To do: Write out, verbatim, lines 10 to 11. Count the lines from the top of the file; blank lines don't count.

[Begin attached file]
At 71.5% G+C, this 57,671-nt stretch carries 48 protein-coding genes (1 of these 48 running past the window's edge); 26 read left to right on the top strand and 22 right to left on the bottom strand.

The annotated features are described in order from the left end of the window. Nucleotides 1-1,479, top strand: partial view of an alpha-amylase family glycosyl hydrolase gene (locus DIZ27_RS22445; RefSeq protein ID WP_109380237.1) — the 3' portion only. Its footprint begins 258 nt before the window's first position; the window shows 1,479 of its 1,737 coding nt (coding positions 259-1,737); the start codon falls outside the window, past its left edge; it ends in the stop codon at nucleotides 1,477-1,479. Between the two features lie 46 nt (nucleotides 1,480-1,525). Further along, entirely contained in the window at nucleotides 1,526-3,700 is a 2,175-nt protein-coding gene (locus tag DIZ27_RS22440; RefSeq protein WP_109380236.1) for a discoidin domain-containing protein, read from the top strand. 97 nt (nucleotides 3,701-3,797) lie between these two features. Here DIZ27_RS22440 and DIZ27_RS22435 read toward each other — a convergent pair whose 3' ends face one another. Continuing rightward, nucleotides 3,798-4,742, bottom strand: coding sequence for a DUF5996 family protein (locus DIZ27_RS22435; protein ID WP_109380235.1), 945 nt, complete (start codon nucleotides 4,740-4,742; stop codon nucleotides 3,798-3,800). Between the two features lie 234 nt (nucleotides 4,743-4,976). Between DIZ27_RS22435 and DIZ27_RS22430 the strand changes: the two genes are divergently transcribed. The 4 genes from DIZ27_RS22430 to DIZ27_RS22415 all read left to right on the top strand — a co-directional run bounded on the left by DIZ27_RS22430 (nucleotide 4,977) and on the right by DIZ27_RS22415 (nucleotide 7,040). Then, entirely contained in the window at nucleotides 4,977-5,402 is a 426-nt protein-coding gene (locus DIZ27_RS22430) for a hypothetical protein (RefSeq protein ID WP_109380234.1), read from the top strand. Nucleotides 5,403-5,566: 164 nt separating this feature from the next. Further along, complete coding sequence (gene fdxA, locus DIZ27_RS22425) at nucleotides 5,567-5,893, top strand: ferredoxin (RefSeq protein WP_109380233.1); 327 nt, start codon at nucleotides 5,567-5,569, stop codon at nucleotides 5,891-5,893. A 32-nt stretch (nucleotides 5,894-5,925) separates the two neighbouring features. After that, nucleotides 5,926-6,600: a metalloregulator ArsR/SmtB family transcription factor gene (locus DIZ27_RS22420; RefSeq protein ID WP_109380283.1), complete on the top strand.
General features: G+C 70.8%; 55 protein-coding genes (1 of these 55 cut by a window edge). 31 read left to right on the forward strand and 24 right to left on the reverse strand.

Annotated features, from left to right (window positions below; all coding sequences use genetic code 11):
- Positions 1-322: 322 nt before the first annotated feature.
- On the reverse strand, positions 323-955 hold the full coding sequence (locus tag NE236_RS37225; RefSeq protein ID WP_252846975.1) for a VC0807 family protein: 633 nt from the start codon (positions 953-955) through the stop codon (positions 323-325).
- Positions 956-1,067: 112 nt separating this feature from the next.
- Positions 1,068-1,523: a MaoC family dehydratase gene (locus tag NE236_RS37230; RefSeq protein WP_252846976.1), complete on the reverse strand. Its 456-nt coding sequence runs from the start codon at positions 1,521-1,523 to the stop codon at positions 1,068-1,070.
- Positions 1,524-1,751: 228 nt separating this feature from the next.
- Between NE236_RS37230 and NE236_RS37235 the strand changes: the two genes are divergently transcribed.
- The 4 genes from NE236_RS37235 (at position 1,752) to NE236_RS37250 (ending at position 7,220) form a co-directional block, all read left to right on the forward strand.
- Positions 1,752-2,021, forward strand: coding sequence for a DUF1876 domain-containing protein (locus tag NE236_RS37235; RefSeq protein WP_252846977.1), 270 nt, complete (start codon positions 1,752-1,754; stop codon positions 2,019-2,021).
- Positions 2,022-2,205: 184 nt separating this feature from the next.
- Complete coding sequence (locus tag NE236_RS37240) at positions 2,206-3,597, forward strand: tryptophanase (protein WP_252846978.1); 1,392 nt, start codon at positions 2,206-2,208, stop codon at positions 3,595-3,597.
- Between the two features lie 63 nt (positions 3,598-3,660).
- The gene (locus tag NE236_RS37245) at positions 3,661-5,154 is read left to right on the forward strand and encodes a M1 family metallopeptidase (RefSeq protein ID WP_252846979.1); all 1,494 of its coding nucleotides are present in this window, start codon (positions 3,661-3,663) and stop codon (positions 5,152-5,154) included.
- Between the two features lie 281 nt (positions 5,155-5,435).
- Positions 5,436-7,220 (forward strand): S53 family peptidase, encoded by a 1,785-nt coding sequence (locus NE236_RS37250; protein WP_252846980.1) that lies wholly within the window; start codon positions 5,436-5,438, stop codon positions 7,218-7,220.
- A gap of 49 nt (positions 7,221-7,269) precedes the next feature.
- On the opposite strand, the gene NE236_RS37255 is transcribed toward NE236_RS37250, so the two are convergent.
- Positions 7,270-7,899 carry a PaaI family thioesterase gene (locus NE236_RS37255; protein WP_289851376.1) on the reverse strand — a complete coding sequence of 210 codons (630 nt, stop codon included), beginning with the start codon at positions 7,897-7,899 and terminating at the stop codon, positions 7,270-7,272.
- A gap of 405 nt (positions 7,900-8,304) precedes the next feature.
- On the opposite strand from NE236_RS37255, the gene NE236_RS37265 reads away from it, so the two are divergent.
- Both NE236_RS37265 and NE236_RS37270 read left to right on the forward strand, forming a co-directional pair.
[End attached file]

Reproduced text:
- Between NE236_RS37230 and NE236_RS37235 the strand changes: the two genes are divergently transcribed.
- The 4 genes from NE236_RS37235 (at position 1,752) to NE236_RS37250 (ending at position 7,220) form a co-directional block, all read left to right on the forward strand.